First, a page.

If you receive a County Court Judgement (CCJ), in most cases, the best practice is to repay it as soon as possible, thus avoiding further creditor action. However, there may be certain situations in which you might feel you have a legitimate reason for not paying a CCJ. In those circumstances, there are several ways to challenge a CCJ and attempt to have it removed.
How long do I have to pay a CCJ?
The letter from the court will contain a date by which you’ll need to pay the specified amount. Usually, this date will be 30 days after the date the court issued the judgement. Before paying, you’ll have 14 days from the date printed on the statement of the amount owed to return the admission or defence form to the creditor.
Can a CCJ be removed?
If you owe the amount specified in the judgement, you should try to repay that amount in full as soon as possible. The court which issued the CCJ will send you a letter containing a statement for the amount owed, along with the admission and defence forms. If you receive these forms, you should complete them as appropriate and return them to the creditor.
How to challenge a CCJ
If you have a legitimate reason not to pay the amount stated in the judgement, you can challenge the CCJ to have it removed from your credit file.
If your personal or business finances mean you’ll find it difficult to repay the amount requested by the creditor, you can fill in an N245 form. This form allows you to apply for a suspension of the warrant or request alterations to the payment plan to better suit your circumstances. There may be a court fee to apply for this, though, which will depend on the issuing court.
How we can help
Whatever your circumstances, it’s imperative you deal with a CCJ that arrives at your premises or address as quickly as possible. Doing so may seem like an intimidating task for those unfamiliar with the process, and the fees involved can sometimes be too much for fledgeling companies and individuals lacking the funds.
- Free, confidential advice
If you’re struggling to pay a CCJ or can’t afford to challenge a CCJ one you don’t owe, speak to us without delay. Our consultants and insolvency practitioners have many years of experience in the industry and can advise the best way forward for you or your business. All our advice is free and impartial, with no obligation.
- Alternative repayment solutions
If you’re unable to get a CCJ against your company set aside, and you’re unable to repay the amount immediately, you can apply for a Company Voluntary Arrangement (CVA). These are formal arrangements between you and your creditors, allowing you to repay your debts in monthly instalments at a rate tailored to what you can afford.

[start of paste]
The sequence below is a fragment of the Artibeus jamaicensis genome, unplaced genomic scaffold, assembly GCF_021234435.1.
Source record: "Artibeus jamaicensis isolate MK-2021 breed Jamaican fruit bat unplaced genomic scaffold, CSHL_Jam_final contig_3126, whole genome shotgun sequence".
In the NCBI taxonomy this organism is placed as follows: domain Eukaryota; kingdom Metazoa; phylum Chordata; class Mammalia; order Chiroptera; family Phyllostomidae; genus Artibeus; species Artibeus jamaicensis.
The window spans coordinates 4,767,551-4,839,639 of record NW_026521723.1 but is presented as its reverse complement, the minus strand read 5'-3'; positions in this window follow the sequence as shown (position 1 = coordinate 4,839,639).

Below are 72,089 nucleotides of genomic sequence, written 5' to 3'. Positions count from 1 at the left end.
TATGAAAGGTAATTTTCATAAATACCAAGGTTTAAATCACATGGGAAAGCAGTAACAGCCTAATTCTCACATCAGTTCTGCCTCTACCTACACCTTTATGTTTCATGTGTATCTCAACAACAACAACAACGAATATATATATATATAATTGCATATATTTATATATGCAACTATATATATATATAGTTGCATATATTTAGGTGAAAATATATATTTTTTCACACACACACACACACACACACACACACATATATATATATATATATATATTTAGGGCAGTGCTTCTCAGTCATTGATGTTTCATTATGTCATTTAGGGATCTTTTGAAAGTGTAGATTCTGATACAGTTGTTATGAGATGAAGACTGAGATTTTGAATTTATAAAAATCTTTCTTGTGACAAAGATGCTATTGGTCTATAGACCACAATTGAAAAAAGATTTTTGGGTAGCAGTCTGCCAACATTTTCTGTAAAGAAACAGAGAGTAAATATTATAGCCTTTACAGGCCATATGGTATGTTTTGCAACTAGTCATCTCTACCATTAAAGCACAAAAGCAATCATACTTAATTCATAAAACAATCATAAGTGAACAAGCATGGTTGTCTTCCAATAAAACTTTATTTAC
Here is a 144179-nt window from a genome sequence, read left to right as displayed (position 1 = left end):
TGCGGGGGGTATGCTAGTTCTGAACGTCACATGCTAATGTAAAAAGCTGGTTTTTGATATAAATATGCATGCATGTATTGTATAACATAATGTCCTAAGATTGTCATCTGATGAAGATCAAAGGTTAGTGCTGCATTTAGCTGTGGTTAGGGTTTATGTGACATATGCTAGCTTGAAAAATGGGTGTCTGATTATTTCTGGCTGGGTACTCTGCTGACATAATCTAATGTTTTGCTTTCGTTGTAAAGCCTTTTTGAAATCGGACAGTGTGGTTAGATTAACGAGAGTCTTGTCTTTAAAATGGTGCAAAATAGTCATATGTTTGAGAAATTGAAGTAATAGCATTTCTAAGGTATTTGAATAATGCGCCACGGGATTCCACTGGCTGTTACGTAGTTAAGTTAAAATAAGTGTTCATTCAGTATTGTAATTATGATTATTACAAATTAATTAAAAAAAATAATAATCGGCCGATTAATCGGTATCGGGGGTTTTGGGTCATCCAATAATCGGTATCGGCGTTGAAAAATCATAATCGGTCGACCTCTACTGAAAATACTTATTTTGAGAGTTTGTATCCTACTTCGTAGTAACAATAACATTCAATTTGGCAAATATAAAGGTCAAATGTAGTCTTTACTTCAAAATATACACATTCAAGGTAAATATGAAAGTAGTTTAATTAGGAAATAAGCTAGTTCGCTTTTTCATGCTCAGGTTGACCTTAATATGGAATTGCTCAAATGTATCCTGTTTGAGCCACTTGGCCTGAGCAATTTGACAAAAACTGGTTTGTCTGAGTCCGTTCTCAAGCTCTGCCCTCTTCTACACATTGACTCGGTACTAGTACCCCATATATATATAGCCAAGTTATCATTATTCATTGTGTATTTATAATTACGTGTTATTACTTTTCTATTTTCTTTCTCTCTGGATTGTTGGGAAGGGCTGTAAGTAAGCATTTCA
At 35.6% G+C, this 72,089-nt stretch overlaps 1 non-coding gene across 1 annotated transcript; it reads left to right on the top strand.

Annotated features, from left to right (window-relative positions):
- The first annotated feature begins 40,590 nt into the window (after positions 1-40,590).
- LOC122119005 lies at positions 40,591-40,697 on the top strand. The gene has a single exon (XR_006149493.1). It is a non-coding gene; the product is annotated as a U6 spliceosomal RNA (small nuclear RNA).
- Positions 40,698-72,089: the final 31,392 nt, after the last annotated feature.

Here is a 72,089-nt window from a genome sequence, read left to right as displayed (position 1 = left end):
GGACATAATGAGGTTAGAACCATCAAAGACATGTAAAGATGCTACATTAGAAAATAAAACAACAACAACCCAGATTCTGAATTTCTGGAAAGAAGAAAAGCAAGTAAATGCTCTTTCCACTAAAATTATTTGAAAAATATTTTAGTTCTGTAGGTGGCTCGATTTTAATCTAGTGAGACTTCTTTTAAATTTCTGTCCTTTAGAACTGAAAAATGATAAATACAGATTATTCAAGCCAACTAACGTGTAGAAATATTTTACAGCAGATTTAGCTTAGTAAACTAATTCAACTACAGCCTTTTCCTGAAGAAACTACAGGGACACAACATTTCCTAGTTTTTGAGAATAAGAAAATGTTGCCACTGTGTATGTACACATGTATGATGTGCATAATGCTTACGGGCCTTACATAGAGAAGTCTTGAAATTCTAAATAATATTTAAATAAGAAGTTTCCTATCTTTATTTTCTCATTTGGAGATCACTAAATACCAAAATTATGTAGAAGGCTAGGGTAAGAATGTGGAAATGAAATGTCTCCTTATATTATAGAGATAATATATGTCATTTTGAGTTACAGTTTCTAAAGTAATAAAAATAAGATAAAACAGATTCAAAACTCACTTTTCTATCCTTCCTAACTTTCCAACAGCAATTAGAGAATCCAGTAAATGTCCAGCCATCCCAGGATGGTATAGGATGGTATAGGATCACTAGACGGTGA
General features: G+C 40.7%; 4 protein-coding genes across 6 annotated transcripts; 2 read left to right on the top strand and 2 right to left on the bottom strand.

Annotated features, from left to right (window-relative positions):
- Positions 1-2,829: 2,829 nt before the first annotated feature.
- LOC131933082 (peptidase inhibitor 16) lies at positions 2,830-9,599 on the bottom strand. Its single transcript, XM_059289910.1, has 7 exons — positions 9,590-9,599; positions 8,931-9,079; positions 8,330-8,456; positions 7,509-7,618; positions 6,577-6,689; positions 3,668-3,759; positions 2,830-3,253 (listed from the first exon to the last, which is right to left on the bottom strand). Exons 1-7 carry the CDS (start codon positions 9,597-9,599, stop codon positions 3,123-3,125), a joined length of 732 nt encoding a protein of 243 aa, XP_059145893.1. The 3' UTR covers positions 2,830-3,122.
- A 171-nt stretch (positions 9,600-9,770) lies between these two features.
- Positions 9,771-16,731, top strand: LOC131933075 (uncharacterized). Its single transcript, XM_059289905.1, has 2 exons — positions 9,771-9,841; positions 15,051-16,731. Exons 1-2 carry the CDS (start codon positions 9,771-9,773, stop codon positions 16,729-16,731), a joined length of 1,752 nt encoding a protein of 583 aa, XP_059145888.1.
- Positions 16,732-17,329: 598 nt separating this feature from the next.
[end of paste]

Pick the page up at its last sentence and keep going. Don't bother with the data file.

Read more about Company Voluntary Arrangements
- Personal repayment solutions
If the CCJ is for personal debt, a similar arrangement exists for sole traders and individuals. These are called Individual Voluntary Arrangements (IVAs) and are designed to help individuals pay off their unsecured debts in affordable monthly instalments.
More on Individual Voluntary Arrangements
A County Court Judgement (CCJ) is issued to encourage you to repay what you owe; otherwise, you could risk further action from creditors. To remove the judgement from your credit file, you can pay it in full within 30 days of its issuing. However, if you don’t feel you owe the amount specified, you can challenge a CCJ and apply to have the judgement ‘set aside’. You can also request alterations to the payment plan to make it more affordable. The approval or rejection of the requested removal or amendments is at the issuing court’s discretion.
A limited company is classed as a separate legal entity to its directors and shareholders, so if the CCJ is tied to that company, in most circumstances, you as director will not become personally liable for the company’s debts.
More on personal liability
As a CCJ is not a criminal offence, it cannot force you to repay any debt. However, creditors can act as soon as the CCJ is issued. Whether they choose to is at their discretion. Creditors can send debt collectors, bailiffs, or High Court Enforcement Officers (HCEOs). Alternatively, they may apply for an ‘attachment of earnings’, which will take part of your salary or benefits until your debt is repaid.
More action creditors can take to recover what you owe
If you pay the debt in full within 30 days, the CCJ will appear as ‘satisfied’ on your credit file. You should apply to the court to update the status of your CCJ. Your ability to get credit may still be affected as even a satisfied CCJ can make lenders reluctant to lend you capital, making it harder to get the best rates.
If you legitimately don’t owe the money to the claimant, you shouldn’t fill out any of the paperwork the court sent you. Instead, you could appeal to the court to dispute the judgement or have it ‘set aside’. You can use the N245 form for this.
If a CCJ is set aside, it is temporarily suspended, allowing the courts more time to consider your application. You’ll attend a private hearing to present your case to the court. Failing to attend this hearing will result in your application being rejected.
If a creditor is rightfully demanding you repay an amount you owe, you should pay it back within the allocated time. However, there are certain situations where you’ll have a legitimate reason for not repaying a CCJ.
More that can happen if you don’t pay a CCJ
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